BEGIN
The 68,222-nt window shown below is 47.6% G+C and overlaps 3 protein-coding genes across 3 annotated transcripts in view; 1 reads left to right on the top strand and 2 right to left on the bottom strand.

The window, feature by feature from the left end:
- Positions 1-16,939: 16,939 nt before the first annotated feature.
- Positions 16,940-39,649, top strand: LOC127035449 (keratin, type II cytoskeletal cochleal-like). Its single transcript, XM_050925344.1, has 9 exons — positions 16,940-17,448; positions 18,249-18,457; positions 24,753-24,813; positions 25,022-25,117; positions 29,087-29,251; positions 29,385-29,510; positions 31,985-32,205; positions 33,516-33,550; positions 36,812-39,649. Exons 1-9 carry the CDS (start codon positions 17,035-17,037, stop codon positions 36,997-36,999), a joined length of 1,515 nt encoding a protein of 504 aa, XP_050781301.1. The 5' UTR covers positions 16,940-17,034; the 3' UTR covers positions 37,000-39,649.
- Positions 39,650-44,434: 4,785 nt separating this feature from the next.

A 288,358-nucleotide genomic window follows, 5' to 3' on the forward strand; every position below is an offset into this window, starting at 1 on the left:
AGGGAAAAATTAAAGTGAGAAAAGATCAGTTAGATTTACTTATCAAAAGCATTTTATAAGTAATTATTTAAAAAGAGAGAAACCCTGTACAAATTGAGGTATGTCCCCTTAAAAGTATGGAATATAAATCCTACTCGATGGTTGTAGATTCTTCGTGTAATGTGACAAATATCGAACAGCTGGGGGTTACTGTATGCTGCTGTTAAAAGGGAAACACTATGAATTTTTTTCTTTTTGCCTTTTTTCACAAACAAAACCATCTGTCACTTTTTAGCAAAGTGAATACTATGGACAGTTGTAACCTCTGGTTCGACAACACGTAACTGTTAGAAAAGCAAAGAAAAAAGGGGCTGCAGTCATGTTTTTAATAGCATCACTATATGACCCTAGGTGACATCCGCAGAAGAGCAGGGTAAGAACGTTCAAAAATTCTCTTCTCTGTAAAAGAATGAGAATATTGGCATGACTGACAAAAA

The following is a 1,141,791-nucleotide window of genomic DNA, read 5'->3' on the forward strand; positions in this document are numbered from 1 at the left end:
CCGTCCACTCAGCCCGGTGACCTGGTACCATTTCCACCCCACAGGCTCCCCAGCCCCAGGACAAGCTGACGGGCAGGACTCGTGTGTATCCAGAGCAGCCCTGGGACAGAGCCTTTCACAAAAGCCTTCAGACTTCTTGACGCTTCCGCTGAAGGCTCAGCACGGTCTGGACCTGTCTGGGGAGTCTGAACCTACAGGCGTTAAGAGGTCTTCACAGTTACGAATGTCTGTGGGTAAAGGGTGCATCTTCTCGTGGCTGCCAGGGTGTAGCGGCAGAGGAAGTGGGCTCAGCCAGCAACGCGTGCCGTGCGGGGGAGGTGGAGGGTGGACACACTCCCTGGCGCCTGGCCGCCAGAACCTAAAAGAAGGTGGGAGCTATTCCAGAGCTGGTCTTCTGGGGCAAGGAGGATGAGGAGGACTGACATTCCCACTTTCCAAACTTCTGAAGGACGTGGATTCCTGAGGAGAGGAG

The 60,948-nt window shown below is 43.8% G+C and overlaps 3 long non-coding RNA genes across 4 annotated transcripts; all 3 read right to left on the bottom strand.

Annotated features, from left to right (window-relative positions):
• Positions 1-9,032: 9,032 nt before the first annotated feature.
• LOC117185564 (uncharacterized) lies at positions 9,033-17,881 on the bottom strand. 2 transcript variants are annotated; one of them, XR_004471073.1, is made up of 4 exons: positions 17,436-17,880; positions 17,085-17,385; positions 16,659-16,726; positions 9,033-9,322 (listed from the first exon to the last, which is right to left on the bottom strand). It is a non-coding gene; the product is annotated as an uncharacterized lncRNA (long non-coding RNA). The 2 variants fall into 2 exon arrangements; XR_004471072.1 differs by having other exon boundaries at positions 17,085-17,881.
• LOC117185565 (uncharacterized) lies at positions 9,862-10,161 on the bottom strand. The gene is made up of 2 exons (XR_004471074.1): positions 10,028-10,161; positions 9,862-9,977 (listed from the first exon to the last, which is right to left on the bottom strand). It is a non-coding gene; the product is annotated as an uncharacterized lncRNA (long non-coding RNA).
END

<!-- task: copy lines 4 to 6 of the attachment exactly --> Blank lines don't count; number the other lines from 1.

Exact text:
- Positions 16,940-39,649, top strand: LOC127035449 (keratin, type II cytoskeletal cochleal-like). Its single transcript, XM_050925344.1, has 9 exons — positions 16,940-17,448; positions 18,249-18,457; positions 24,753-24,813; positions 25,022-25,117; positions 29,087-29,251; positions 29,385-29,510; positions 31,985-32,205; positions 33,516-33,550; positions 36,812-39,649. Exons 1-9 carry the CDS (start codon positions 17,035-17,037, stop codon positions 36,997-36,999), a joined length of 1,515 nt encoding a protein of 504 aa, XP_050781301.1. The 5' UTR covers positions 16,940-17,034; the 3' UTR covers positions 37,000-39,649.
- Positions 39,650-44,434: 4,785 nt separating this feature from the next.

A 288,358-nucleotide genomic window follows, 5' to 3' on the forward strand; every position below is an offset into this window, starting at 1 on the left: